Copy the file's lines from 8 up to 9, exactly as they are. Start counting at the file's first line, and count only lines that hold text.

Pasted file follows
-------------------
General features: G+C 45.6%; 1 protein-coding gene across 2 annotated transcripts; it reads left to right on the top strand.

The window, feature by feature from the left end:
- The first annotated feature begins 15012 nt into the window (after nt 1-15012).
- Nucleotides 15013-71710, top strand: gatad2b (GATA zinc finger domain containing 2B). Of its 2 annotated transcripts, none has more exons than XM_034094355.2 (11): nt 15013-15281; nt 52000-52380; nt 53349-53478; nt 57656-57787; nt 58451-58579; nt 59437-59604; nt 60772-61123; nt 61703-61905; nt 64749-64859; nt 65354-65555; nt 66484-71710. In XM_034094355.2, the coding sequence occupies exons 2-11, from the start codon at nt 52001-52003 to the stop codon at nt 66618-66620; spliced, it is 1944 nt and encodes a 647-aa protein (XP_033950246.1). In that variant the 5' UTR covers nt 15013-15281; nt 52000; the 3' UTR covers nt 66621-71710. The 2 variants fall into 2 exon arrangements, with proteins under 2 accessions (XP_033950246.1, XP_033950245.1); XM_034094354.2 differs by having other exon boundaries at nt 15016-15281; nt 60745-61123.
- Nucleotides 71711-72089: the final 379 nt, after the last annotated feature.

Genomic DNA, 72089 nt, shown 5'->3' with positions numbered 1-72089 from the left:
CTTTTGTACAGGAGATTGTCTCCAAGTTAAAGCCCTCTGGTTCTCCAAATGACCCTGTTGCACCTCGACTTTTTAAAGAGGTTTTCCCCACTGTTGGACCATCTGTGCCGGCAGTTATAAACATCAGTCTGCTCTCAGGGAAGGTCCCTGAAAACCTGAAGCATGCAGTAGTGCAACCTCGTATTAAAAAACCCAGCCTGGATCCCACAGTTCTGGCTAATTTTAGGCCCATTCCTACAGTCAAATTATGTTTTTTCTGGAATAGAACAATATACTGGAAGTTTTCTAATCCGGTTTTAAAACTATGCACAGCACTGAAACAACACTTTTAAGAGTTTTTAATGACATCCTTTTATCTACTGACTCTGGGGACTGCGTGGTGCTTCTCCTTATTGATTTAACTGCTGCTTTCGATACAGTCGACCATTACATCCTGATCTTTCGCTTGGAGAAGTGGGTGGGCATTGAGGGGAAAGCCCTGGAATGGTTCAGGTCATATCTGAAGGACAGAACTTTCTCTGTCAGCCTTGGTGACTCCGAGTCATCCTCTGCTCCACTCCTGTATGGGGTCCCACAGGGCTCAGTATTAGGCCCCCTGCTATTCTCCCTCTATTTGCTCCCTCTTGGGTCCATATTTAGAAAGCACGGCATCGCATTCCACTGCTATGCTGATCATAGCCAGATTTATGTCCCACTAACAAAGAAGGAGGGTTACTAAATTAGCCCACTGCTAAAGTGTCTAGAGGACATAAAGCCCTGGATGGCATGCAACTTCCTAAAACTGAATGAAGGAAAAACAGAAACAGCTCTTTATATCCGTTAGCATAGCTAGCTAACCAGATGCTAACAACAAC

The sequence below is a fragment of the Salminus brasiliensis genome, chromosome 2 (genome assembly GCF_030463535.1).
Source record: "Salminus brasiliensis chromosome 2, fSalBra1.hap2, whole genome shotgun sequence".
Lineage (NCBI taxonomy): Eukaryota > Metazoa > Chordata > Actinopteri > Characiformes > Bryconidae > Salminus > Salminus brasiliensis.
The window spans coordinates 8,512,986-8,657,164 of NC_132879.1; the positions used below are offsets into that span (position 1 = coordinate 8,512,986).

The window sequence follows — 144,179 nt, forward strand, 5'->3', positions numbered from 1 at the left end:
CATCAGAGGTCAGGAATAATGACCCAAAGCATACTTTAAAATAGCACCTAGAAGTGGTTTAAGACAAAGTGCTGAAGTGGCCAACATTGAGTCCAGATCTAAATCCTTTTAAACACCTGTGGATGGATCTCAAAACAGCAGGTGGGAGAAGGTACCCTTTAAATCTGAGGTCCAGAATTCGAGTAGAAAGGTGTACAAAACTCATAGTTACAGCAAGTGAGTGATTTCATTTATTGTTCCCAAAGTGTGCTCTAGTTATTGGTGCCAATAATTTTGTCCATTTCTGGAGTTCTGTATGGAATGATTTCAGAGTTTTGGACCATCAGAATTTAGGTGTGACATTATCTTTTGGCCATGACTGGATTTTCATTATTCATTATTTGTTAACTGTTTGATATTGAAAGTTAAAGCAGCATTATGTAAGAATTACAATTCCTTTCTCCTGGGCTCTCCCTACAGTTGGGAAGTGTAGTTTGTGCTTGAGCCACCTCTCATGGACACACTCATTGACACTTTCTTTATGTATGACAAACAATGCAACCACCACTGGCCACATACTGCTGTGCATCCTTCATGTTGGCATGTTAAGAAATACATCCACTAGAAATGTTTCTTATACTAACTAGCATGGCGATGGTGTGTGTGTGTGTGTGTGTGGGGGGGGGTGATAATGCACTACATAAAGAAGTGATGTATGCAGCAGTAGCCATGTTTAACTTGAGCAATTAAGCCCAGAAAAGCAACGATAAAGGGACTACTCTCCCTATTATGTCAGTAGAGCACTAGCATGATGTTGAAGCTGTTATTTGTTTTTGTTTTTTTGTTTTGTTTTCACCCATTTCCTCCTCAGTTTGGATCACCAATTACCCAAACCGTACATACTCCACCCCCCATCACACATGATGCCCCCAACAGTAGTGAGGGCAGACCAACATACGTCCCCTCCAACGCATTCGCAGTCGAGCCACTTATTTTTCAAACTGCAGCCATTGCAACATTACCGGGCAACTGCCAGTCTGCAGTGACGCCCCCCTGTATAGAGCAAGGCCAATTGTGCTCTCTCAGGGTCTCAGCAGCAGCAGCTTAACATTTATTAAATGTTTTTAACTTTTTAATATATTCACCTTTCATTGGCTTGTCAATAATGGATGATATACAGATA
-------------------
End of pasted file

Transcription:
The sequence below is a fragment of the Salminus brasiliensis genome, chromosome 2 (genome assembly GCF_030463535.1).
Source record: "Salminus brasiliensis chromosome 2, fSalBra1.hap2, whole genome shotgun sequence".